• Physical Theatre
  • By Andrew Bovell
  • Directors: Geordie Brookman and Scott Graham, Frantic Assembly
  • Cast includes: Imogen Stubbs, Ewan Stewart, Kirsty Oswald
  • The Lowry, Salford
  • On UK Tour
  • Review by Madeleine Drury
  • 26 November 2016
Things I Know To Be True
4.0Reviewer's Rating

Strong performances, a stunning soundtrack, yet weak writing: those are the things I know to be true about Frantic Assembly’s latest production.

With movement sequences that have carved new boundaries for the physical theatre sphere, they are widely recognised for their ambitious performances.  However it seems their latest production distances them from their usual trademarks and gets a little lost in the process.

The story follows the trials and tribulations of the Price family, as they tackle every hard-hitting theme life can throw at them.

Drugs, tick. Debt, tick. Sexuality, you betcha.

We begin with Rosie (Kirsty Oswald), easily the most assured performance in the cast, as she recounts her gap year experience. Typical of Frantic Assembly she is flipped and thrown effortlessly through the air, however this is all too short lived; as the plot develops we witness a series of gradually less expressive events.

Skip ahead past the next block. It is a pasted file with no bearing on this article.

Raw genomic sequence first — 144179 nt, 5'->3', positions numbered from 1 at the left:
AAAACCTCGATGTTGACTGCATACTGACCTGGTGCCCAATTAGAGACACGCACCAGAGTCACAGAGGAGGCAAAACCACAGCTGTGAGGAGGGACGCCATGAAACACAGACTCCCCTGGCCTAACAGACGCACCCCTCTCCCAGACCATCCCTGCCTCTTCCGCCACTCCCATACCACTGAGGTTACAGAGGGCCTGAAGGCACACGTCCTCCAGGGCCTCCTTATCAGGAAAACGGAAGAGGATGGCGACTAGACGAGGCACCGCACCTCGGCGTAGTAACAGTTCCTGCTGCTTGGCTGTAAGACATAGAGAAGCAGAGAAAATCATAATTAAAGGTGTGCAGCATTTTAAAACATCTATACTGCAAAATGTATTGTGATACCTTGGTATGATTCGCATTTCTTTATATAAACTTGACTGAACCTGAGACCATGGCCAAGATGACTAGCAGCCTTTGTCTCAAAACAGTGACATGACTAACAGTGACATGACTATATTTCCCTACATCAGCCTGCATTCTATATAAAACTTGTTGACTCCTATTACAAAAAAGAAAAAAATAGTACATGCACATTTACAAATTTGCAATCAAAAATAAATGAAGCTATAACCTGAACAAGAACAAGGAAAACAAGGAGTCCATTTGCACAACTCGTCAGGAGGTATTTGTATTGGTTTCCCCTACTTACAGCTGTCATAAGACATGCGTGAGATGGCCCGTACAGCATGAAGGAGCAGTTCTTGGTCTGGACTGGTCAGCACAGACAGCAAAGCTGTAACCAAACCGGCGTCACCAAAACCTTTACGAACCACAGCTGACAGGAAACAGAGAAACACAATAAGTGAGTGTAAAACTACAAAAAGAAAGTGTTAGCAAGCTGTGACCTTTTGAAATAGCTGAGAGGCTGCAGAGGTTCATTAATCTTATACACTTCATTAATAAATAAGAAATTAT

There is Pip (Natalie Casey), the eldest child of Fran (Imogen Stubbs) and Bob (Ewan Stewart), who battles with her responsibilities not just as a mother but a woman who has fallen out of love. Stubbs and Stewart carry the audience through a timeline of emotional blunders, their genuine chemistry providing the most authentic relationship on stage.

The play falters as the issues of love and loss become predictable. Cue Mark (Matthew Barker), a man struggling with his identity, and if that wasn’t enough, here’s Ben (Richard Mylan) with – you guessed it – a drug problem.

Playwright Andrew Bovell has definitely succeeded in fulfilling a paint-by-numbers approach to family life, but has failed to capture the reality of most modern day homes.

Interestingly, those who resonate most with this piece are not the typical Frantic audience. Young people may be left lacking empathy with these tragedy-stricken characters, whereas aging members – think mid-life crisis zone – will no doubt shed a tear.

The supremely polished floor, perfect for the infrequent movement sequences, coupled with Nils Frahm’s gentle, piano-based score did not go amiss, however were not enough to overshadow the all too muddy writing.

A polished floor for sure, but a not so polished performance.

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